I can think of so many times I took imperfect action in my role as an educator (and I bet you can to!). There was the night I combed the internet for hours trying to figure out how to connect my students to poetry. Just before midnight I discovered poetry slam, and fell down the rabbit hole of spoken word websites and slam videos. Five days later, I watched four classes of students host their very first poetry slams. Was it because of my expert leadership? Nope. But I did have a lot of enthusiasm.

During one difficult season in my teaching job in Bulgaria, I just couldn’t figure out how to help my students enjoy reading in English. I discovered Nancy Atwell’s work with reading workshop, read one of her books, and turned my curriculum over to choice reading for a few weeks. From there I built an independent reading program to go alongside our class novels, tweaked and adjusted it over the years, and was soon presenting the method to a packed house at the CATE annual conference.

My first reading library in Bulgaria. 

Then there was the time I suggested all the tenth graders at my school produce their own podcasts as an interdisciplinary project between our English and history classes. Long before I ever started one of my own, I acted as a cheerleader for those kids. I didn’t know the first thing about audio recording, but I knew they did. And I knew the internet would be there for us when we had questions. Listening to the way they wove together their interviews, their thematic bridges, their music, I couldn’t have been happier I decided to unroll that project despite the gaps in my own knowledge.

It’s amazing what small steps can accomplish. You don’t have to know it all. You don’t have to have all the research. You don’t have to take a theater class to encourage your students to act, be a filmmaker to help your students start a youtube channel, or know how to paint to help your students create a mural. You just have to dive in. Take imperfect action. See what happens.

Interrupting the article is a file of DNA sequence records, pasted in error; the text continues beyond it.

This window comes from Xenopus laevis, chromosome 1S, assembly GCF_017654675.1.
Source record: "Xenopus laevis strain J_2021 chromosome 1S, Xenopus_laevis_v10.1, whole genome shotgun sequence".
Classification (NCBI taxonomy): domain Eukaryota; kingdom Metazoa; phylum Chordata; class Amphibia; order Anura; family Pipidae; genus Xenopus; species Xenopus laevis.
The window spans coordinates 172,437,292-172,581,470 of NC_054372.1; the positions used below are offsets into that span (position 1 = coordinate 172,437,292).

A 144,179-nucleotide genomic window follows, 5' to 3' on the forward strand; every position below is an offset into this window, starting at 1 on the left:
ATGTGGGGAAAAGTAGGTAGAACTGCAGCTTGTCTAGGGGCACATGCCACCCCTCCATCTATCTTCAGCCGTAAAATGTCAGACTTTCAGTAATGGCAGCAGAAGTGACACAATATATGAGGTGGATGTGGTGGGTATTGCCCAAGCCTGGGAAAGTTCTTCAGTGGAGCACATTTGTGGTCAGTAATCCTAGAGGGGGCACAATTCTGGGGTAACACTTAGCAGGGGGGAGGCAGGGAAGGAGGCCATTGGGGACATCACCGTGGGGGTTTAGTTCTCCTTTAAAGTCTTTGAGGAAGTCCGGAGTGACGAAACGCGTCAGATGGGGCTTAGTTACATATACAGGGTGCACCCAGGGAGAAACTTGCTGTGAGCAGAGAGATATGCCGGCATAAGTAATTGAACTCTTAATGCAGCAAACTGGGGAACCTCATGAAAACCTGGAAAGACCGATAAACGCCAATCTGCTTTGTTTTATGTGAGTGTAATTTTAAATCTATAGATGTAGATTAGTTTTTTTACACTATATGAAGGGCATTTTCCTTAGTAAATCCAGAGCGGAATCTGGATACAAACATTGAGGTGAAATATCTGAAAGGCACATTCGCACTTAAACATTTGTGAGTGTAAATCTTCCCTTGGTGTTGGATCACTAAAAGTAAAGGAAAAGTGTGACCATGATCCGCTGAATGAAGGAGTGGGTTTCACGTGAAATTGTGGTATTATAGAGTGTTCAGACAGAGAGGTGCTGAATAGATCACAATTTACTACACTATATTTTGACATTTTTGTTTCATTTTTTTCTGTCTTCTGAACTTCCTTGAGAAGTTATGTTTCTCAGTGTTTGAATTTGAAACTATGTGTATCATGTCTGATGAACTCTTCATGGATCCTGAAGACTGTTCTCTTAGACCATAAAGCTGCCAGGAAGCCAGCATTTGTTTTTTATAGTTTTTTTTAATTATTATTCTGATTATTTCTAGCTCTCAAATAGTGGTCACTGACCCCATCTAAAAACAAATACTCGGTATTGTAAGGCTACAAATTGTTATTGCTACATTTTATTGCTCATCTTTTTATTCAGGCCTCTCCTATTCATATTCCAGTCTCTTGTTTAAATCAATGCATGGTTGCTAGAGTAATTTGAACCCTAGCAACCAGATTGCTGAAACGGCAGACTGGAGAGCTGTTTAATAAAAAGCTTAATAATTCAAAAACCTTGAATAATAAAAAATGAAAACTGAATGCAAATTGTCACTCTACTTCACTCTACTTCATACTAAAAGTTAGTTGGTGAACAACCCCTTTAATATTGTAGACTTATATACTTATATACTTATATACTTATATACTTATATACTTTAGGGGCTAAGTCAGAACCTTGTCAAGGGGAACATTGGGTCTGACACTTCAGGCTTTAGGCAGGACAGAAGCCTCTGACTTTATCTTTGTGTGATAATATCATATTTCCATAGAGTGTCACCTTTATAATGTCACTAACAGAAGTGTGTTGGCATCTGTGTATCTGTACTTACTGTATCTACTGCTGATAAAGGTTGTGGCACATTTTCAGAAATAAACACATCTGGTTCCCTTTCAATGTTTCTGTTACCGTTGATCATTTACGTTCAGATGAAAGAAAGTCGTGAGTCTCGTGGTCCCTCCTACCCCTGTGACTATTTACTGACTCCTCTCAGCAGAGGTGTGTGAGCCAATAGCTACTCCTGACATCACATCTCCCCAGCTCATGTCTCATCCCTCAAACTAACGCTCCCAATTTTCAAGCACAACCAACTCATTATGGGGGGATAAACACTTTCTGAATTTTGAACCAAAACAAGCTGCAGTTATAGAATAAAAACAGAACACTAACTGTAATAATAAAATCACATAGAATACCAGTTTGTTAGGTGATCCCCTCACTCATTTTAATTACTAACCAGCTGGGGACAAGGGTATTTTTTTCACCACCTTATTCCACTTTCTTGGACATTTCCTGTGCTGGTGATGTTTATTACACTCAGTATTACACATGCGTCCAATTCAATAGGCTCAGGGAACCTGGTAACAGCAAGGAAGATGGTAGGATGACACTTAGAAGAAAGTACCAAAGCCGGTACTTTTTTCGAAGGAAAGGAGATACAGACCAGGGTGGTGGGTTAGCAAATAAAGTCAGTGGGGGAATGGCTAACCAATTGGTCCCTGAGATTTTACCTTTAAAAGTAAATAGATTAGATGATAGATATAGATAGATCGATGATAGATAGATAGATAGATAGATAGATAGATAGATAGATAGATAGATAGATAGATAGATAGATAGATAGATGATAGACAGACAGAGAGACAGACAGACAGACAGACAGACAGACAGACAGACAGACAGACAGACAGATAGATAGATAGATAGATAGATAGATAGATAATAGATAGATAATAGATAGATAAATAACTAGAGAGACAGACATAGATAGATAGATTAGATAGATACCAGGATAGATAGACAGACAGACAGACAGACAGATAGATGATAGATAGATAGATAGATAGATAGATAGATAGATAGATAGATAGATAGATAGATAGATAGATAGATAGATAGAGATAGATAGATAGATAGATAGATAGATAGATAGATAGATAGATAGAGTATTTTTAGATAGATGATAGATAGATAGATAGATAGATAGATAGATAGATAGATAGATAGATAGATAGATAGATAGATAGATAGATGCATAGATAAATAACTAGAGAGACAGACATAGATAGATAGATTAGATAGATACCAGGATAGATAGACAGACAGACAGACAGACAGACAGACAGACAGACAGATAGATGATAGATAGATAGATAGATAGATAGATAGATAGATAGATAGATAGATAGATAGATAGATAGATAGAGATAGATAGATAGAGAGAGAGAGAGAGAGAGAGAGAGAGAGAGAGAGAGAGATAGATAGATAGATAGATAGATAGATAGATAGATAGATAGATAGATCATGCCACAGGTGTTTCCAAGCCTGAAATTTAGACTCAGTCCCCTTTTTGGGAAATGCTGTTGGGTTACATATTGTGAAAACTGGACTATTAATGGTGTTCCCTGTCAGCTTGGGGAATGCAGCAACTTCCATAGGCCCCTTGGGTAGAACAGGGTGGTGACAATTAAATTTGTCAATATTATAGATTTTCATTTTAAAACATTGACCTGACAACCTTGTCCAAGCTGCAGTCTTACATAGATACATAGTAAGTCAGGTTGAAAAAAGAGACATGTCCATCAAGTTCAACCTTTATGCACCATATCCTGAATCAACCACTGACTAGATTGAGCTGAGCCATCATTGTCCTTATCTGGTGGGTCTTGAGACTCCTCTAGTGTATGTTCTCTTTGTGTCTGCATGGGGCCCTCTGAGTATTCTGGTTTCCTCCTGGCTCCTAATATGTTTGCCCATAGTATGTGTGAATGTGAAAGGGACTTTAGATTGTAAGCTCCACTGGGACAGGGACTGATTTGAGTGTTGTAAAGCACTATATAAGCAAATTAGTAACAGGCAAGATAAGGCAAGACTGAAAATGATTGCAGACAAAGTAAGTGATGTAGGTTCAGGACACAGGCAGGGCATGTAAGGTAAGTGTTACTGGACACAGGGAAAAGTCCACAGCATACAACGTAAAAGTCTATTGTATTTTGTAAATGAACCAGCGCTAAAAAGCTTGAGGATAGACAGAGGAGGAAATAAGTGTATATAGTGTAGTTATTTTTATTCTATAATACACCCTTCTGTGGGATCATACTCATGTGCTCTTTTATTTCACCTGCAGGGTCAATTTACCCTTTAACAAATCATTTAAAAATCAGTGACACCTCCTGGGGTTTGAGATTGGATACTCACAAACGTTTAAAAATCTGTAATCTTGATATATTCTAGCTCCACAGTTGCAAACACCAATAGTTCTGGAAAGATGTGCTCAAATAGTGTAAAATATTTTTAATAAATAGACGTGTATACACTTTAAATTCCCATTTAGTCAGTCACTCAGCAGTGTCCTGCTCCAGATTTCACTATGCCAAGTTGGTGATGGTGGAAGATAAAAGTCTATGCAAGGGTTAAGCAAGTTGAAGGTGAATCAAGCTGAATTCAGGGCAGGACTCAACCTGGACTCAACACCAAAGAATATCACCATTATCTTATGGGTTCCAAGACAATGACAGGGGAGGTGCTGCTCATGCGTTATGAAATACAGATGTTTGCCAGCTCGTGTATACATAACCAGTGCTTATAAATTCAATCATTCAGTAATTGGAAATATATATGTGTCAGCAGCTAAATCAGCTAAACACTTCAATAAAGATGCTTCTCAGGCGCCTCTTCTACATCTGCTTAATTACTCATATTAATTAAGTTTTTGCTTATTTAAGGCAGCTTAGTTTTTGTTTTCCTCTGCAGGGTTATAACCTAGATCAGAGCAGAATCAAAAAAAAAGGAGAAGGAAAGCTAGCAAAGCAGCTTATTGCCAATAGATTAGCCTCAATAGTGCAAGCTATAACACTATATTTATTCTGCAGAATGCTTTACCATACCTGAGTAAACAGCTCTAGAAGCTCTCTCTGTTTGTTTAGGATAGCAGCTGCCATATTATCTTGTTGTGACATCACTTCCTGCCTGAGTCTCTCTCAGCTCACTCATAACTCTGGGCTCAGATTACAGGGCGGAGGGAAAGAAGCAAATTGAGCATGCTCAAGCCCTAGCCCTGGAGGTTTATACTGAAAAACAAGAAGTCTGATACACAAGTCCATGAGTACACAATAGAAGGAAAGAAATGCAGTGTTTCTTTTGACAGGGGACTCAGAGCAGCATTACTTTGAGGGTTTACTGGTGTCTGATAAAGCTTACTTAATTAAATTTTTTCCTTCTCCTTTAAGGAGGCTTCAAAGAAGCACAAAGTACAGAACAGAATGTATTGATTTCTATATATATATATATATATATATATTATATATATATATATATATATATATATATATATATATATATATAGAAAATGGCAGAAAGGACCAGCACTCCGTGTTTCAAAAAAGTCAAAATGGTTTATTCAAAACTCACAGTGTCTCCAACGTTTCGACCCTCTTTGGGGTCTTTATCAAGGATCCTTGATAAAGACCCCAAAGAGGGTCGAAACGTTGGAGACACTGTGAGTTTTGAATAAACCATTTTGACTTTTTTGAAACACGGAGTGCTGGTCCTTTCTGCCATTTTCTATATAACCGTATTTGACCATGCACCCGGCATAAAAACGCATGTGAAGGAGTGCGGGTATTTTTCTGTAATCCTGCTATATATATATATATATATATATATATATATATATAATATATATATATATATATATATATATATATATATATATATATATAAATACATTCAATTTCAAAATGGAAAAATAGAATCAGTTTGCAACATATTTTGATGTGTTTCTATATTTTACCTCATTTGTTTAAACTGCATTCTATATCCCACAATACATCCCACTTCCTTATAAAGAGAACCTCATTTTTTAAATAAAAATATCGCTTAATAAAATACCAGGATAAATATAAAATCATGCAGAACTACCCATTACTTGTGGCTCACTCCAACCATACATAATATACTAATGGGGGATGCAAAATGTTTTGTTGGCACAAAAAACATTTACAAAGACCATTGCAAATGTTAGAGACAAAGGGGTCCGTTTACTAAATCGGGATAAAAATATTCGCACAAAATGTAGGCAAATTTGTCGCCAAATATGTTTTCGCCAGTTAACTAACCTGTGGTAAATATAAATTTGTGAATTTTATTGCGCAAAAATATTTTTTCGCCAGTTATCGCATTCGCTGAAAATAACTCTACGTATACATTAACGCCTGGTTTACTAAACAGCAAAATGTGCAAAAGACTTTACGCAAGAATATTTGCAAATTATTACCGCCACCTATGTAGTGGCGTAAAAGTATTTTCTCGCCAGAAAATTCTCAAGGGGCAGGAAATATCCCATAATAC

Because as educators, we learn as we go. We respond to our students’ needs and adjust as we see what is working. We read more as we have time. We ask colleagues and compare experiences. We snatch a few minutes on our commute to listen to a podcast on the subject or ask a question about it in a Facebook group before bed.

That’s just how life is. If we wait for perfect, we wait forever.

Have you ever watched The Great British Baking Show? My husband and I are addicted. We love to see what home bakers come up with as they are challenged to make Swiss rolls, wedding cakes, donuts, and more. They prepare as they can in the week before the challenge, in the hours they can snatch before work and after the kids go to bed, and then they do their best. The world watches and loves them for their efforts. What if they were to scared to try, knowing they weren’t “masters” of the food they would be challenged to make?

So here we are. Today I challenge you to put your fears aside and dive in. To try the new things you hear about in education, even if they don’t go perfectly. Even if they aren’t Pinterest-ready. Host a book tasting on the fly, then improve it for next year. Introduce your students to sketchnotes, whether or not you own any gel pens or fancy notebooks. Try an escape room, even if you don’t have time to learn much about codes or order any padlocks. Introduce your reading program, even if you’re still stuck in the middle of Reading 180, Readacide, No More Fake Reading, or The Reading Zone. Don’t wait.

Fifty episodes later, I’m glad I googled “How to start a podcast.” It’s been an amazing eighteen months, folks. Little did I ever think I’d have my own theme music. Thanks for joining me for the ride.



Did you know you can learn about all your wish list ELA strategies on your daily commute or walk with The Spark Creativity Teacher Podcast? Explore one-pagers, escape rooms, sketchnotes, creative annotation options, research projects, poetry workshops, and much more through over a hundred quick episodes waiting for you on your favorite podcast player!


Want to celebrate episode fifty with me? If this podcast has given you some worthwhile takeaways this year, I’d love for you to leave a review. It just takes a minute.

hey there!

I'm Betsy

I’ll help you find the creative ELA strategies that will light up your classroom. Get ready for joyful teaching!







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  • Wow, it's so wierd how serendipitous this post was for me! I teach in a different subject area but imperfect action is an exactly perfect solution for me. Thanks for your willingness to help other teachers out with your blog posts – they're "perfect!" ?

    • Melissa, that makes me so happy to hear! I'm really glad you found some freedom to act here. And thank you for telling me, you made my night!

  • City Schools Elementary Teacher of the Year, Jaime Giangrosso, and Trussville City Schools Secondary Teacher of the Year, Brandon Peters! Their applications will be reviewed by a district-level Teacher of the Year selection committee for Alabama Board of Education District 7. Educatological